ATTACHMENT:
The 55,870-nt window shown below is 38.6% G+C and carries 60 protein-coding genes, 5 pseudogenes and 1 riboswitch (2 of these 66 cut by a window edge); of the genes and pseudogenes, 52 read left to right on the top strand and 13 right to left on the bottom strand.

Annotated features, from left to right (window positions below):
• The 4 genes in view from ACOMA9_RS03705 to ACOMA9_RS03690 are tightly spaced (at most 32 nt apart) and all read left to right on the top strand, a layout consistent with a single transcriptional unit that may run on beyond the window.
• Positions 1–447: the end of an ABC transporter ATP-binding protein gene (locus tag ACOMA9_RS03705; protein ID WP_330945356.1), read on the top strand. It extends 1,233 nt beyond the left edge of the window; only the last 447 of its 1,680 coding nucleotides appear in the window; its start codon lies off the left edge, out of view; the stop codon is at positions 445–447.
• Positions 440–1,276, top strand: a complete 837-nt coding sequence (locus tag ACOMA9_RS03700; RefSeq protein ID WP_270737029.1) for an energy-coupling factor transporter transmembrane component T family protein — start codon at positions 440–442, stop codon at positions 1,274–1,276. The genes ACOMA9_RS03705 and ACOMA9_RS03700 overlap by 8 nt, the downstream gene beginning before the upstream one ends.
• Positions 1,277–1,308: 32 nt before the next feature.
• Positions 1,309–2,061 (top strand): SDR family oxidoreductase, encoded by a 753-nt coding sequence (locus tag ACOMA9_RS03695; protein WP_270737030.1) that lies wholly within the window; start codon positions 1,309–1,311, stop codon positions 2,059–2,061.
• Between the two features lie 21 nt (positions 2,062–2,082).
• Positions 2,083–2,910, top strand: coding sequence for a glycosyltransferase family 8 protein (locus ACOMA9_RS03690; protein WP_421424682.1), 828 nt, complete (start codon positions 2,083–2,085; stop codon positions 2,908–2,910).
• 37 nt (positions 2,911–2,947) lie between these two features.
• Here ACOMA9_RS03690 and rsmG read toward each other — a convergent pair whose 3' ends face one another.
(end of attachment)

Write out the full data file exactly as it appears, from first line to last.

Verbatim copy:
The 55,870-nt window shown below is 38.6% G+C and carries 60 protein-coding genes, 5 pseudogenes and 1 riboswitch (2 of these 66 cut by a window edge); of the genes and pseudogenes, 52 read left to right on the top strand and 13 right to left on the bottom strand.

Annotated features, from left to right (window positions below):
• The 4 genes in view from ACOMA9_RS03705 to ACOMA9_RS03690 are tightly spaced (at most 32 nt apart) and all read left to right on the top strand, a layout consistent with a single transcriptional unit that may run on beyond the window.
• Positions 1–447: the end of an ABC transporter ATP-binding protein gene (locus tag ACOMA9_RS03705; protein ID WP_330945356.1), read on the top strand. It extends 1,233 nt beyond the left edge of the window; only the last 447 of its 1,680 coding nucleotides appear in the window; its start codon lies off the left edge, out of view; the stop codon is at positions 445–447.
• Positions 440–1,276, top strand: a complete 837-nt coding sequence (locus tag ACOMA9_RS03700; RefSeq protein ID WP_270737029.1) for an energy-coupling factor transporter transmembrane component T family protein — start codon at positions 440–442, stop codon at positions 1,274–1,276. The genes ACOMA9_RS03705 and ACOMA9_RS03700 overlap by 8 nt, the downstream gene beginning before the upstream one ends.
• Positions 1,277–1,308: 32 nt before the next feature.
• Positions 1,309–2,061 (top strand): SDR family oxidoreductase, encoded by a 753-nt coding sequence (locus tag ACOMA9_RS03695; protein WP_270737030.1) that lies wholly within the window; start codon positions 1,309–1,311, stop codon positions 2,059–2,061.
• Between the two features lie 21 nt (positions 2,062–2,082).
• Positions 2,083–2,910, top strand: coding sequence for a glycosyltransferase family 8 protein (locus ACOMA9_RS03690; protein WP_421424682.1), 828 nt, complete (start codon positions 2,083–2,085; stop codon positions 2,908–2,910).
• 37 nt (positions 2,911–2,947) lie between these two features.
• Here ACOMA9_RS03690 and rsmG read toward each other — a convergent pair whose 3' ends face one another.